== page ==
Aaron: It’s just as easy as rock climbing. You have to be physically fit. As a beginner there are ice festivals where you can take a class. I travel to those throughout the winter to teach ice climbing and do presentations.
To ice climb at the level where I am, and then push what’s possible, training is a major part of my daily routine. It’s not just to climb the ice, but to understand the movement of it. There is a lot of mixed rock and ice climbing involved. There might be 100 feet of rock to a hanging dagger of ice. To get to where they touch, I am climbing rock. If you look at Cold Fear on Instagram, you will see pictures of me climbing rock and ice.
It makes the climbing harder to connect to the ice drips that are not touching. There are times when I have to hang upside down for 20 to 30 minutes. That’s why I train to push the sport.
Above: Aaron’s ice climbing pack
In Cody, you need to hike up 1,000 to 2,000 feet in altitude before you get to a climbing opportunity. It’s not a 10 minute walk from your camper. You need to be fit just to make the two to three hour hike to get to the climb. Then, you have to feel 100-percent and have the strength for the climb. Training to get to the next level has been the game changer.
TCM: 20 to 30 minutes upside down? That’s insane. How does someone even climb on ice?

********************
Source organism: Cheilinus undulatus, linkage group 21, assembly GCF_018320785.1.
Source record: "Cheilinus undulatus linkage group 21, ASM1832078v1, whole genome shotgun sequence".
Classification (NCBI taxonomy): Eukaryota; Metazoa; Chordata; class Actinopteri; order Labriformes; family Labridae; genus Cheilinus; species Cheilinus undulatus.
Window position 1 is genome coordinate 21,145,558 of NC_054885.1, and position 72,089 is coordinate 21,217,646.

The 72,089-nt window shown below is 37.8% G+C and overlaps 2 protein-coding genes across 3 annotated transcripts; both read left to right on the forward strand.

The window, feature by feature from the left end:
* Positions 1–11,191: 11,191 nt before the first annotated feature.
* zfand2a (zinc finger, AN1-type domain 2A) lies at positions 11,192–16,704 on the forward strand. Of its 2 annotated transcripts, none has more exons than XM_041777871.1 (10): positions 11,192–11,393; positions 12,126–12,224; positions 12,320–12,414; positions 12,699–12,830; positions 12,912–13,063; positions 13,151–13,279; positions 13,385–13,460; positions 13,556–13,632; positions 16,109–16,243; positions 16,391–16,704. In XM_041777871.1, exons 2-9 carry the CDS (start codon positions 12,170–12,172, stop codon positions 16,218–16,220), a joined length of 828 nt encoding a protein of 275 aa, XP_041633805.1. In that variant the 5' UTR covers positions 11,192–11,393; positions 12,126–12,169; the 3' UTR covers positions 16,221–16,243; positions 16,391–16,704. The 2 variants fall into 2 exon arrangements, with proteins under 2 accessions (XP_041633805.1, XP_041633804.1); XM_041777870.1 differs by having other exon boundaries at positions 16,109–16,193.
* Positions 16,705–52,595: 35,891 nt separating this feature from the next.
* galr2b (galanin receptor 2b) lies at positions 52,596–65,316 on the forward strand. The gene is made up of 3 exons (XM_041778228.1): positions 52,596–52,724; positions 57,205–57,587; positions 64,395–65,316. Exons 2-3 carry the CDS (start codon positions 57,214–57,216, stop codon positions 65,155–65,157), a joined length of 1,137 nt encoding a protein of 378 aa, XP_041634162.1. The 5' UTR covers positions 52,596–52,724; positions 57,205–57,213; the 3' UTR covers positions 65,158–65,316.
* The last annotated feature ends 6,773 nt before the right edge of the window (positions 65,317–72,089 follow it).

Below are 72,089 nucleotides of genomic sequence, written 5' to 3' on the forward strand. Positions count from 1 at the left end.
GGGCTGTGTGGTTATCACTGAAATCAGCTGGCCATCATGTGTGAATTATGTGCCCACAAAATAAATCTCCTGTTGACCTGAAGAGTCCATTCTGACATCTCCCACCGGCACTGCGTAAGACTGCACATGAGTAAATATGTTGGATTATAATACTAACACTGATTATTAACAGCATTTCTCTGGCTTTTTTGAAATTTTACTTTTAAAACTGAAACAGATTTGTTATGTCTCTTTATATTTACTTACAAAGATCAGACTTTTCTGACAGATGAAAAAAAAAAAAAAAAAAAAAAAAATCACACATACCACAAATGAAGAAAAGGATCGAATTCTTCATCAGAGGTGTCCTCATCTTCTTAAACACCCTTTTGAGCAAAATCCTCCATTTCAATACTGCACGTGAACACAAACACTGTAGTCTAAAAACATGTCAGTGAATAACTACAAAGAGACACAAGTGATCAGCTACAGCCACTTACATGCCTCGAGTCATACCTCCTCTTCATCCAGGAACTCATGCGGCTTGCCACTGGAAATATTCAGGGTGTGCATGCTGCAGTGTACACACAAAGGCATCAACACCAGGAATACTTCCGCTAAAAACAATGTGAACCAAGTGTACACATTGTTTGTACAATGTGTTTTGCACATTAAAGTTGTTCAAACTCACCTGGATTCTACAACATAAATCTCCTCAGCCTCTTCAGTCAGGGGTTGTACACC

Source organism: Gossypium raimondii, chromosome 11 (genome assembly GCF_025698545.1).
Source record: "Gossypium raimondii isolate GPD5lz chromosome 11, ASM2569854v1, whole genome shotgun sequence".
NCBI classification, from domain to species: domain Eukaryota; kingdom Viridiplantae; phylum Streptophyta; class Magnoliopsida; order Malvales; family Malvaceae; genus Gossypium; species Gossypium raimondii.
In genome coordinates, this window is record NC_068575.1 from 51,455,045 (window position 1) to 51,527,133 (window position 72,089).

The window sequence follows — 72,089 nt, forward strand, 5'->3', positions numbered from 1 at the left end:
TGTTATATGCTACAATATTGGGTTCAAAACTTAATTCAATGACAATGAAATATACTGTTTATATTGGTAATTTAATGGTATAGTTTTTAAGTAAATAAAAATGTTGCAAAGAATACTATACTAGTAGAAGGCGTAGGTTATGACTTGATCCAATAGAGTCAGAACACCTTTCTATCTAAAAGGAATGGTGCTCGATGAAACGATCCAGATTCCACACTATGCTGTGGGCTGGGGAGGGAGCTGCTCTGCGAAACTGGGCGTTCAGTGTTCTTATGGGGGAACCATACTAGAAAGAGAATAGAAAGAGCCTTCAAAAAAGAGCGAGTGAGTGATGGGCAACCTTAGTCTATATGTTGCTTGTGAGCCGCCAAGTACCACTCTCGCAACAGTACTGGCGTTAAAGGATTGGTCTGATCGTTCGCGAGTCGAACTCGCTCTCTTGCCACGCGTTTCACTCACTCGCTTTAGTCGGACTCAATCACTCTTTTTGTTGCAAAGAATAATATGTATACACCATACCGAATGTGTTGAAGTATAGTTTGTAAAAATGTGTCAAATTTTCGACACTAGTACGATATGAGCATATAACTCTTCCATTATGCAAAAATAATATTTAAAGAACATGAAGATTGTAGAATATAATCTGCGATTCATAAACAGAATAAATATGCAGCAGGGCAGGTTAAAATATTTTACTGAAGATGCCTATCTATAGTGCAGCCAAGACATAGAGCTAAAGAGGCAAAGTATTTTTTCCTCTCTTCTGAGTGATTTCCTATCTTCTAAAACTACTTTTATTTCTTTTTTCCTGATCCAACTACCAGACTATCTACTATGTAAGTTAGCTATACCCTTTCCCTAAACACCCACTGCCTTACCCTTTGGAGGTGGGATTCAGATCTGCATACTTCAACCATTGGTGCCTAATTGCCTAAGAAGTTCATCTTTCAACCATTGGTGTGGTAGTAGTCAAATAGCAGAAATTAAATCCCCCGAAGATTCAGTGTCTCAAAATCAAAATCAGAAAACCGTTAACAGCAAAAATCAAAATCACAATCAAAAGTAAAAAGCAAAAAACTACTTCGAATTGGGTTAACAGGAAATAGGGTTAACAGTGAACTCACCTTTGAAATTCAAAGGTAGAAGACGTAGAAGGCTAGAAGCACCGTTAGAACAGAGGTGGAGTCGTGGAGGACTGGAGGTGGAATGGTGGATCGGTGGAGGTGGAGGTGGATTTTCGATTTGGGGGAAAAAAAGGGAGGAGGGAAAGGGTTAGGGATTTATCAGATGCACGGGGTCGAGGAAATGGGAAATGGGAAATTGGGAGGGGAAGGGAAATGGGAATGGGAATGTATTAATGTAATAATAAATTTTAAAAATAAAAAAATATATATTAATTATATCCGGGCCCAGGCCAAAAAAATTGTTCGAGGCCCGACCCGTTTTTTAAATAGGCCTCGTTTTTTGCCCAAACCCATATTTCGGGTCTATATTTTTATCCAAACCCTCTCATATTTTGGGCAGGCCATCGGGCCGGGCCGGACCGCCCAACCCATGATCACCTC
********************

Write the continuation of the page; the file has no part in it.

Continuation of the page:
Aaron: To climb a frozen waterfall you need ice climbing tools. First, you need an axe in each hand. Then, you have a crampons on your feet that have sharp points toward the bottom. You kick the crampons into the ice.
To climb, you swing each of those tools to put placements into ice. The tools slice the ice to create a good hold. Over time you gain comfort with the ice.
Ice changes in form quite a bit. Temperatures are dependent upon the conditions. With colder brittle ice, more ice comes off when you swing and kick.
The prime temperature is 30 degrees for climbing. The ice is supple, moist, and is not quite as rigid. I’ve climbed when it’s 50 degrees and the ice is like styrofoam.
TCM: What do you do to prevent yourself from falling? Are you completely dependent on the axes and crampons?
Aaron: We use ice screws and a rope for safety. Imagine a wood screw, but bigger and hollow. Ice screws are a 1/2-inch in width. When you put an ice screw into the ice, out comes a core. Then you clip to the ice screw and that becomes your protection.
TCM: And these ice screws are strong enough to prevent a fall?
Aaron: Yes. Ice screws that are done correctly are incredibly strong in good ice. The common rule is don’t fall.
TCM: How many ice screws do you put in during a typical climb?
Aaron: I don’t carry more than 12 screws with me, and the rope is 220 feet. With the rope and ice screws you can only fall as far as one notch down. If I am 100 feet up and the screw is 20 feet down, it’s a pretty big fall, so there could be an injury.